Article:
Wolves and the white sands missile range: The army's changing attitude toward its role under the endangered species act

Authors

  • Joseph H. Webster

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    • Joseph H. Webster, Esq., is an Associate with the law firm of Hobbs, Straus, Dean & Walker, where he specializes in the field of federal Indian law. He served in the United States Army Reserves and received a J.D. with honors, from the National Law Center, George Washington University, where he was the vice president of the Environmental Law Association.


Abstract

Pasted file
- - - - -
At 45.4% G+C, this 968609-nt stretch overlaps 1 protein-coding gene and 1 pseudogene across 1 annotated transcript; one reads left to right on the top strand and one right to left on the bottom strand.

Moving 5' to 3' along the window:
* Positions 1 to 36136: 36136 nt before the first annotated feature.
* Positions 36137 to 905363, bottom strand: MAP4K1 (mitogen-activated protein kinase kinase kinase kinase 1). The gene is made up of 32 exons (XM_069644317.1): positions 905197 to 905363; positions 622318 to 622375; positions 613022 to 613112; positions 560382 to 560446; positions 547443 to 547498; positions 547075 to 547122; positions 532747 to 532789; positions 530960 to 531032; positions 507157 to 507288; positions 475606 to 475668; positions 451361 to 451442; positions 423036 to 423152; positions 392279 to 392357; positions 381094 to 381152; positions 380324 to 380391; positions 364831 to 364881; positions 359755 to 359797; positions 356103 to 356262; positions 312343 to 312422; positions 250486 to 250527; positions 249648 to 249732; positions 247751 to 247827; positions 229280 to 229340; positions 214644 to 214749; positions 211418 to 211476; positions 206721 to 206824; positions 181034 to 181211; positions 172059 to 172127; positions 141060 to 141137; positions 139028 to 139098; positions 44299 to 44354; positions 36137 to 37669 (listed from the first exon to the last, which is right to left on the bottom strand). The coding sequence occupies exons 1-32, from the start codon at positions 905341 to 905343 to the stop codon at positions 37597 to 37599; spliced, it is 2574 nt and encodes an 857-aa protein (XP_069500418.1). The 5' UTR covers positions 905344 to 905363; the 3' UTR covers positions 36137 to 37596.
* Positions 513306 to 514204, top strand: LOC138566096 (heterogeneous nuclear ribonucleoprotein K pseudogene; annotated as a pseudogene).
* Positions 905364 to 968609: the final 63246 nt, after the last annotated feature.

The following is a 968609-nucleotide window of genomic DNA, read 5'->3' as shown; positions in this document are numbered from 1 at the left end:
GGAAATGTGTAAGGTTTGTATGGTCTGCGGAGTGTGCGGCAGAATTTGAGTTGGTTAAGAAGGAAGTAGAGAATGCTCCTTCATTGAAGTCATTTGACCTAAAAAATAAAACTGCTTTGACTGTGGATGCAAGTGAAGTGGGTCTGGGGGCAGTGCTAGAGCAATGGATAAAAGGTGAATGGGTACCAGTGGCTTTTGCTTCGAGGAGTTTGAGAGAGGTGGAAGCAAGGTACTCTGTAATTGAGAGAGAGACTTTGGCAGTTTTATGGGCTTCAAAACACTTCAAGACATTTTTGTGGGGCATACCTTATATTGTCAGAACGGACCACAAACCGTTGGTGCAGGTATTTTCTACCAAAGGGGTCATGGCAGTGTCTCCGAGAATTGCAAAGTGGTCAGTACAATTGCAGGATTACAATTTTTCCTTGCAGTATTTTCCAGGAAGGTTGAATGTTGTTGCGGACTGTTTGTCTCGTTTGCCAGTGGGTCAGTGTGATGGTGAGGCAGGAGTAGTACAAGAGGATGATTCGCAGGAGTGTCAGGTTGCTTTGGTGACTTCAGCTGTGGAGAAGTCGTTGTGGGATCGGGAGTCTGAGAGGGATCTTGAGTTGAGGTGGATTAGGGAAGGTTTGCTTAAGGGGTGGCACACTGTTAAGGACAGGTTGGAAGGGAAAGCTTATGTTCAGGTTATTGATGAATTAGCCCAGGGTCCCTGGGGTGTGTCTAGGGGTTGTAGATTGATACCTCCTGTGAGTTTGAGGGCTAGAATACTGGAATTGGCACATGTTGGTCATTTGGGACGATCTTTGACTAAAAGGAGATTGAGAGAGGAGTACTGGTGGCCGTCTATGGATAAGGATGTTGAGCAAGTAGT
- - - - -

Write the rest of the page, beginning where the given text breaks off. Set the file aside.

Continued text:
The requirements of the Endangered Species Act (ESA) and greater emphasis on ecosystem management of natural resources on federal lands has presented some difficult challenges to the Department of Defense (DOD). Unlike most other agencies managing federal lands, DOD's national security mission requires the extensive use of its lands to conduct realistic training and the testing of military weapons and equipment. This article examines the Army's experience in attempting to reconcile these requirements involving the proposed reintroduction of the endangered Mexican gray wolf on the White Sands Missile Range. The Army's initial opposition to the proposed reintroduction of the Mexican gray wolf resulted in prolonged litigation that actually reduced the Armys ability to influence the outcome. Drawing on this experience and the experiences at other installations like Fort Bragg, North Carolina, the Army has issued new guidance directing base commanders to actively seek to incorporate conservation into their missions to ensure that environmental programs involving Army land are entered into as a matter of mutual consent, rather than through the imposition by judicial decree.

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